*Image Credit: Wikimedia Commons
In the vacuum created by the crash of the Roman Empire in the 5th century, a number of tribal kings from diverse regions fought for control of Europe. The slow rise of the Catholic Church as a political entity in the intervening time, however, came to a head on December 25, 800 when Charles I, King of the Franks, was named the first head of the Holy Roman Empire. Taking the name Charlemagne — “Charles the Great” — at a ceremony in St. Peter’s Basilica in Rome, he became more than just the official ruler of vast territories in central and western Europe, he took on a spiritual role that would lead to trouble down the line.
The structure of the Carolingian Empire, founded by Charlemagne’s grandfather Charles Martel in the 730s, did not have the hereditary lines of succession most people associate with European monarchy. Charles Martel had acted as more of a governor, maintaining supreme executive power while pointedly refusing to be known as a king. When his two sons stepped up to lead the Frankish peoples in 741, they shared the title of Maior Domus (Mayor of the Palace) upon election by the people, a tradition which forced two (or more) people to fill one role unless one opted to step down.
Pepin the Short, Charlemagne’s father, appealed to Pope Zachary for a ruling on the nature of his title. Though Childeric III was technically the king — installed by Pepin and his brother, Carloman — he had no real authority over the Franks. The Pope elevated Pepin to the position of “true king,” as it was he who made executive decisions for the realm in reality. When the Lombards took more land in Italy and began to threaten Rome in 754, Pepin led his armies in to rescue his beloved Catholic Church, sealing the royal legacy for his sons Carolus (Charlemagne) and Carloman by forcing Pope Stephen II to anoint and confirm them the proper heirs as “payment” for the use of his soldiers.
In 768, Pepin died in Paris. Once again, the Frankish kingdom would have two rulers as it had the generation before. Without rules for the ascent of one to the central leadership role, the brothers loosely separated the territory and set about securing their respective inheritances. When Carloman died three years later, Charlemagne claimed his lands just before launching an assault on the Lombards. (King Desiderius of Lombardy was quite unhappy his daughter had been sent back to Milan less than a year after Charlemagne married her.)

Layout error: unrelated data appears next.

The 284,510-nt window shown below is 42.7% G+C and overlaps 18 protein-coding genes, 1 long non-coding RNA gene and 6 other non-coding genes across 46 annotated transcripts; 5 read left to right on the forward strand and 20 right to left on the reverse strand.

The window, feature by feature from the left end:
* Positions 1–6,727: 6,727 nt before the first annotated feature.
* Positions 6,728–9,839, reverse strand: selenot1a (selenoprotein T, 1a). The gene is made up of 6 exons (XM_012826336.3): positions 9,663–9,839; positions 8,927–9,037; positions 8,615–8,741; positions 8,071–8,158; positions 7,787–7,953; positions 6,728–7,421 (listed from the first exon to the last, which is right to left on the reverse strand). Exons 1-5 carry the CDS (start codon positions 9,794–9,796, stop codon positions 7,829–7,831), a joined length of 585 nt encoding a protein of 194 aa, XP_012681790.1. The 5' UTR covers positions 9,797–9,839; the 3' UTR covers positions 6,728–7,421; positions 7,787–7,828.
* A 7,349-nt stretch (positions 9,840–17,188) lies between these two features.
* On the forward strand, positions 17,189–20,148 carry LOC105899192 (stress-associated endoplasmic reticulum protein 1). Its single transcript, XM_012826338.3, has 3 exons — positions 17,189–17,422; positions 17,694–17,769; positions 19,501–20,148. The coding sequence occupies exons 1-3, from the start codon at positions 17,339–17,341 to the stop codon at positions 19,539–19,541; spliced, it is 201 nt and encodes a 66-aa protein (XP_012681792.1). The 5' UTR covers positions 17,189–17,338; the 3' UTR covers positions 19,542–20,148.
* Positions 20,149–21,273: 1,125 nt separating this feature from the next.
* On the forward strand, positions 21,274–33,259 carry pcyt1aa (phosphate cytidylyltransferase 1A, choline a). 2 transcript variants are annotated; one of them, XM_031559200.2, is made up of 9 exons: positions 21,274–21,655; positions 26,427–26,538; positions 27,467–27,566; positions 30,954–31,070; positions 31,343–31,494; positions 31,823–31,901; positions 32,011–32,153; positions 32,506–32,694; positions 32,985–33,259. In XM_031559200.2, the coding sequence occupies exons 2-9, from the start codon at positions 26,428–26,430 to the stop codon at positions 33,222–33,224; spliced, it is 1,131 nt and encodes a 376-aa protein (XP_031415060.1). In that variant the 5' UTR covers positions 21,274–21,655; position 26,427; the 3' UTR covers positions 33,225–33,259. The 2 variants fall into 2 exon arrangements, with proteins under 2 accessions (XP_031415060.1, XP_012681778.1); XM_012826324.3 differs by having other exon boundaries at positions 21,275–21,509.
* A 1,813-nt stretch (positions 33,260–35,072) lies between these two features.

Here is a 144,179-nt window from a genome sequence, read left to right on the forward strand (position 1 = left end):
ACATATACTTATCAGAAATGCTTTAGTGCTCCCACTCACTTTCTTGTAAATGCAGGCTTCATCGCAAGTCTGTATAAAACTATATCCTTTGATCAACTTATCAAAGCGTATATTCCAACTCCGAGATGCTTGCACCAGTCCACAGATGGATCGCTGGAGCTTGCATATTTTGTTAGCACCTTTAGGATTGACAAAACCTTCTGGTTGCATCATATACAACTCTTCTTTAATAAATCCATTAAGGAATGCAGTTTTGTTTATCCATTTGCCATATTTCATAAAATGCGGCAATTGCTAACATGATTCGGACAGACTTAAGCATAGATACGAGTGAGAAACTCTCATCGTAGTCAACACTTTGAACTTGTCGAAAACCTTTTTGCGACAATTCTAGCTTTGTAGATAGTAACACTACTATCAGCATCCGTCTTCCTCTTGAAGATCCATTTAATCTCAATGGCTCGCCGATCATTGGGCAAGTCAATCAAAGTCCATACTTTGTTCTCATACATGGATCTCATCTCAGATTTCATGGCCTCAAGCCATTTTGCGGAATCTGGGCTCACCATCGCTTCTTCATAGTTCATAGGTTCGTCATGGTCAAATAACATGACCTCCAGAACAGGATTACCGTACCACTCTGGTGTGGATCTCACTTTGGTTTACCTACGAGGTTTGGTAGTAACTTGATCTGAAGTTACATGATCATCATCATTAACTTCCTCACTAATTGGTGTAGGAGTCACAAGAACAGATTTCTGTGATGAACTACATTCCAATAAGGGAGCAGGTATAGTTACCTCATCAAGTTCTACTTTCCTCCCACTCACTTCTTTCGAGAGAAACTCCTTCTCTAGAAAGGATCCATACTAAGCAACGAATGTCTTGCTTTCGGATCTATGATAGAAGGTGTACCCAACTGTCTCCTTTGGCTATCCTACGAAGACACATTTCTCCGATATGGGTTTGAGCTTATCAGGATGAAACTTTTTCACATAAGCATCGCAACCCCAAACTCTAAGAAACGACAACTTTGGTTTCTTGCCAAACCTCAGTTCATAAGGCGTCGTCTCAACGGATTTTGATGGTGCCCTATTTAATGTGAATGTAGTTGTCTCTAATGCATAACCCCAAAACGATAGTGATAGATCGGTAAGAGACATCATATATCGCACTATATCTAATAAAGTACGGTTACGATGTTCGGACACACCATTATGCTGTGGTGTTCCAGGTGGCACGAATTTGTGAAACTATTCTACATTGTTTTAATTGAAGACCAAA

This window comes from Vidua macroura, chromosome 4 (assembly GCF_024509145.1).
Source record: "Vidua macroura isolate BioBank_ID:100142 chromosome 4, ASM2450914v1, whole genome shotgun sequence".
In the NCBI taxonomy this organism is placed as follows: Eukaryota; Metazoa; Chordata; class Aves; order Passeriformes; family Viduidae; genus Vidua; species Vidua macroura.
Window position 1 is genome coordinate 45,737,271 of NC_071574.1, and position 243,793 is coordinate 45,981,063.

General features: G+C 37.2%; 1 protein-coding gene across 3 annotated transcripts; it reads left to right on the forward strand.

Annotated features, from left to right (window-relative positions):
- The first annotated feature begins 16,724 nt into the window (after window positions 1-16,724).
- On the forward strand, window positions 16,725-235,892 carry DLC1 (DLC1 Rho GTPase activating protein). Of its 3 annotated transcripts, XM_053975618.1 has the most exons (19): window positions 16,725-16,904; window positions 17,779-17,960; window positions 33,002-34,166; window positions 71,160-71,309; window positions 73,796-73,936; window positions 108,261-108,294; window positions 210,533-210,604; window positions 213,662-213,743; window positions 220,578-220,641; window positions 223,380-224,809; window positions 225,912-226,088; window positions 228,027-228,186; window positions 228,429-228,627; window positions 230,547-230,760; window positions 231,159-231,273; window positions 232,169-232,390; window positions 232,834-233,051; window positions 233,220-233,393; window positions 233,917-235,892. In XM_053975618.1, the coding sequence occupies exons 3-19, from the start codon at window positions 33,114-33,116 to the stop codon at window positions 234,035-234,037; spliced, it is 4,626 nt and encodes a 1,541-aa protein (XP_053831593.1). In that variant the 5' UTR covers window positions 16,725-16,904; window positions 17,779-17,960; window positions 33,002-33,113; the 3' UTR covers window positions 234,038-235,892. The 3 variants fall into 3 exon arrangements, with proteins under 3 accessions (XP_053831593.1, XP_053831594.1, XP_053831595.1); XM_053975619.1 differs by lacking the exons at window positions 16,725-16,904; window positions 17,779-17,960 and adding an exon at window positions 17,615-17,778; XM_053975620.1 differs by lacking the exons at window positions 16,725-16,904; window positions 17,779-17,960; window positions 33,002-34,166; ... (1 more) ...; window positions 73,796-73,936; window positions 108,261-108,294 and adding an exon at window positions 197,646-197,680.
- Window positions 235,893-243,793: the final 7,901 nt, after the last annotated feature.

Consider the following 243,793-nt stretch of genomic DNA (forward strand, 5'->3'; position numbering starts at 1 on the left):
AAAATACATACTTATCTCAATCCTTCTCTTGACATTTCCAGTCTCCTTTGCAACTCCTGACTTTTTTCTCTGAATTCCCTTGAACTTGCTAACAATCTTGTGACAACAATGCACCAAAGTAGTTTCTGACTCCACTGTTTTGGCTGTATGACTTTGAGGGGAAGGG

For the next 30 years, Charlemagne pushed the borders of his kingdom out in all directions, conquering rulers to the east and south in Germany and Italy before capturing parts of Spain from the Moors — a conflict that would rage throughout his reign. By the year 800, he had subjected tribes from modern Denmark south to central Italy and west to the Pyrenees Mountains on the western border of France. It was now that Pope Leo III needed him most of all.
Unlike the bishops of Rome who had come before him, Leo had not been born into the noble class of Roman society. When the vast classical empire disintegrated, the Italian landscape came under the control of regional dukes — Venice, Frisia and Benevento, for example. Unsatisfied with the low heritage of Leo, not to mention his penchant for adultery, wealthy Romans ensured he was deposed after nearly being killed by a mob in April 799.
Understanding the military might and tactical strengths of Charlemagne, Leo made a shrewd decision: he would escape from his captors and make his way to Charlemagne’s capital at Paderborn. Once there, he appealed to the king for help in restoring him to his rightful title, drawing the Frankish leader into a dispute with connections as far east as Constantinople. After a council in Germany and a march to Rome for another meeting between the Pope and his accusers, Charlemagne saw to it Leo returned to his role as the head of the Catholic Church.
On December 25, 800 — two days after Leo claimed his innocence and regained the papacy — Charlemagne walked to the altar at St. Peter’s Basilica in Rome. Getting down on his knees and praying briefly, he arose with a crown upon his head and a new title: Imperator Romanus (“Emperor of the Romans”). Though Leo had infuriated the Eastern Roman leadership, he knew he had chosen the right person for the title — none of the Byzantine armies of Empress Irene could match those of Charlemagne. The primacy of the Pope had been secured. (This fact, along with the deep ties between church and state, would be a major sticking point 700 years later during the Reformation.)
Ruling until his death in 814, Charlemagne is known for his influence in reforming the Catholic Church and political customs of western Europe, even going so far as to encourage the development of a more uniform system for writing in the monasteries spread across the continent. A symbol for the efficacy of central royal power and the quest for unity, he remained a popular figure in medieval lore for hundreds of years. Public fascination with his legacy has led to a familiar image seen even today: the King of Hearts in a deck of playing cards was designed in his honor.
Also On This Day:
1066 – William the Conqueror is proclaimed King of England at Westminster Abbey
1100 – Baldwin of Boulogne is named the first King of Jerusalem at the Church of the Nativity
1926 – Emperor Taisho of Japan dies, succeeded by his son Prince Hirohito, taking the title Emperor Showa
1989 – The Romanian Revolution ends when Nicolae and Elena Ceausescu, he the former President and she the former First-Deputy Prime Minister of the Communist government, are put on trial and killed
1991 – Mikhail Gorbachev, President of the Soviet Union, resigns; the USSR is dissolved the next day